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From Columbus to Trump: What Has America Gotten Wrong?

Although there is much right about our American history and culture, we have gotten one thing horribly wrong: We have overemphasized getting and spending. What the English poet William Wordsworth once wrote applies to us even more.

Getting and spending, we lay waste our powers;—

Little we see in Nature that is ours;

We have given our hearts away . . .

The first step on this wrong path began when Columbus landed on the island of Hispaniola (today shared by Haiti and the Dominican Republic). Eminent historian Edmund S. Morgan’s 2008 essay “The Conquerors” makes this clear. Columbus discovered a people (the Arawak Indians) who seemed to live in a “golden world . . . simply and innocently without enforcement of laws, without quarreling, judges, and libels, content only to satisfy nature.”

But Columbus and the new Spanish authorities soon demanded gold and work from the natives. The Arawaks, however, had insufficient gold, and to them “work had not been an important part of human life.” “When gold was not forthcoming, the Europeans began killing.” The Arawaks “were tortured, burned, and fed to the dogs by their masters. They died from overwork and from new European diseases. They killed themselves. And they took pains to avoid having children. Life was not fit to live, and they stopped living.” They declined from a population of at least 100,000 in 1492 to about 200 in 1542. To take their place, to do the work the Arawaks shunned, the Spanish imported slaves from Africa. Thus an American beginning to two of its most heinous crimes—genocide against native Americans and slavery.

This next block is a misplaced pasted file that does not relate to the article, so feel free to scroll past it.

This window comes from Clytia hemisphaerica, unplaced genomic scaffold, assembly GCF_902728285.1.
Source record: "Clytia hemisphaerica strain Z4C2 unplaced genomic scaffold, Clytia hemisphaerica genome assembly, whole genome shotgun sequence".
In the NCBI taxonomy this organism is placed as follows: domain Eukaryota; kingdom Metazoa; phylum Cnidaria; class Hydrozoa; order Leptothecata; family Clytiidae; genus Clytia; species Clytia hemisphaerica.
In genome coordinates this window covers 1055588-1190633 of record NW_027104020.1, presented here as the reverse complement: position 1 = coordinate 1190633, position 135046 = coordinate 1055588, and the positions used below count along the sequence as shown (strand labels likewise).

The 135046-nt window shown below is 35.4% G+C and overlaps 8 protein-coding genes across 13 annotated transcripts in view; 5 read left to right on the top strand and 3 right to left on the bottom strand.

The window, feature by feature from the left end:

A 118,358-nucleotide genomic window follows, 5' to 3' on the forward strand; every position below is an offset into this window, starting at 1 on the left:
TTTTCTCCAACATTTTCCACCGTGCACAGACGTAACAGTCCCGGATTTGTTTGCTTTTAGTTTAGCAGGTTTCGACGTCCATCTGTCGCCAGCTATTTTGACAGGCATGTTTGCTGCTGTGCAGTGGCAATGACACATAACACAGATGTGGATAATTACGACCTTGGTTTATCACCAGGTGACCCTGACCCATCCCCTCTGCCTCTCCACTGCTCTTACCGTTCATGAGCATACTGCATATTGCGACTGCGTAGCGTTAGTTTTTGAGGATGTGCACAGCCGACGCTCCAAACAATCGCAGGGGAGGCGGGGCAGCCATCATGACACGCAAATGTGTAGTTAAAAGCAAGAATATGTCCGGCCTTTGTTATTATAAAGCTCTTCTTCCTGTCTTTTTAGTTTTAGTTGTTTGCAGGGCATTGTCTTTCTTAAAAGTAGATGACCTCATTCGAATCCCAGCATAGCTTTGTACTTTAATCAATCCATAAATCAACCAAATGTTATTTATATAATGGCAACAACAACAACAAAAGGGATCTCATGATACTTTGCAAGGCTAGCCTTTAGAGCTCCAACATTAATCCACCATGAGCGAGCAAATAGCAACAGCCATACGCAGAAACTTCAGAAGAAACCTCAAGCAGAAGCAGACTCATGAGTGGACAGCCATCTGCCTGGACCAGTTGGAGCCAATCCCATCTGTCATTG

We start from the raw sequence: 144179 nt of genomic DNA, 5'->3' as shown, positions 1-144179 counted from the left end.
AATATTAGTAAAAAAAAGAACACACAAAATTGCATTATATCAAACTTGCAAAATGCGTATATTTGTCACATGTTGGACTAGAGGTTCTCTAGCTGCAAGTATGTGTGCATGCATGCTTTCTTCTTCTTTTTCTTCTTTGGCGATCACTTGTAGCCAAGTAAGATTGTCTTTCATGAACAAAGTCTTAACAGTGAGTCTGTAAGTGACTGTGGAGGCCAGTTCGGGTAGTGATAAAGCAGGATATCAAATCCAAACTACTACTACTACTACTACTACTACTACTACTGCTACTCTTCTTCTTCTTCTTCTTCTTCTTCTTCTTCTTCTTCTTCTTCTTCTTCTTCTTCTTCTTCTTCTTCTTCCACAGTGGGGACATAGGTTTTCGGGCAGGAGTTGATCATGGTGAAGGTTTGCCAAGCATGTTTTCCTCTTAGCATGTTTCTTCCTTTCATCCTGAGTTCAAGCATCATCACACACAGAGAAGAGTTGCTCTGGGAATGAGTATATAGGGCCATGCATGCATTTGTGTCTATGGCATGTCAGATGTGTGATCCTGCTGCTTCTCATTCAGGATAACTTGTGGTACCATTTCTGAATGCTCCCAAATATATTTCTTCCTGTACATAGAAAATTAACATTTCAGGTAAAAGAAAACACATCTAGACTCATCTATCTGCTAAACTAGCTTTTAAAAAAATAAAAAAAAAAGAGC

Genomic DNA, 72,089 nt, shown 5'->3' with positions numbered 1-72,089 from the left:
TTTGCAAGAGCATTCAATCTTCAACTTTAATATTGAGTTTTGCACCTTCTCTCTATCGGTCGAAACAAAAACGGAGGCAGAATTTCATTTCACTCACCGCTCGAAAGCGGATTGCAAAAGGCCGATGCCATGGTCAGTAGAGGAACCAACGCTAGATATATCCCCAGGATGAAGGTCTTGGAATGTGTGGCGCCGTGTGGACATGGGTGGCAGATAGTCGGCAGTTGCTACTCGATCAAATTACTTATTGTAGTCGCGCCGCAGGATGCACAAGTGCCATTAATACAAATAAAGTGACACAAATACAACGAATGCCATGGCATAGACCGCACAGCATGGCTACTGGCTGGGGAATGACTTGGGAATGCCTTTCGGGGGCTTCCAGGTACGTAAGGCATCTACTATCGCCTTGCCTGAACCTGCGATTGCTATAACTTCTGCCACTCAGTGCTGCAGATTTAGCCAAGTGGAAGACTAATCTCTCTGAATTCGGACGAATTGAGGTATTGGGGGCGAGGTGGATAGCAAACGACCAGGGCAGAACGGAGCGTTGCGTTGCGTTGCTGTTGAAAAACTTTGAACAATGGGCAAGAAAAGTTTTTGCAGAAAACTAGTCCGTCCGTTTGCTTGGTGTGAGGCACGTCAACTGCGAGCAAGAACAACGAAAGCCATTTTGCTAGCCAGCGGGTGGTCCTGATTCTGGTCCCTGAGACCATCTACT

The Spanish brought to the New World the European idea that Civilization, Christianity, and hard work (at least for the masses) was good. Idleness was bad. Morgan states that the Arawaks “were destroyed by Spanish greed.” But he reminds us that greed often disguises itself as “the profit motive, or free enterprise, or the work ethic, or the American way.”

Now flash forward to the late nineteenth century and what do we see? The Gilded Age that Mark Twain satirized. The age of the Robber Barons such as J.P. Morgan, Andrew Carnegie, John D. Rockefeller, and railway tycoon Jay Gould. As the railways spread westward, natural resources were often destructively exploited, as were the Native Americans, who were more concerned with living harmoniously with nature than with earning profits.

By the end of the century, the United States was evolving into what some labeled a “consumer culture.” As William Leach states: “From the 1890s on, American corporate business, in league with key institutions, began the transformation of American society into a society preoccupied with consumption, with comfort and bodily well-being, with luxury, spending, and acquisition, with more goods this year than last, more next year than this.  American consumer capitalism produced . . . a future-oriented culture of desire that confused the good life with goods.  It was a culture that first appeared as an alternative culture . . . and then unfolded to become the reigning culture in the United States.”

To sell all the products our expanding businesses could produce, to provide sufficient jobs, we needed not only more U.S. consumption, but also new foreign markets. In 1898, the soon-to-be senator from Indiana, Albert Beveridge, linked our industrial expansion with the U.S. imperialism evident that year in the annexation of Hawaii and the Spanish-American War, which wrested Cuba, Puerto Rico, Guam, and the Philippines away from Spain: “American factories are making more than the American people can use; American soil is producing more than they can consume. Fate has written our policy for us; the trade of the world must and shall be ours.” . . . The Philippines are logically our first target.”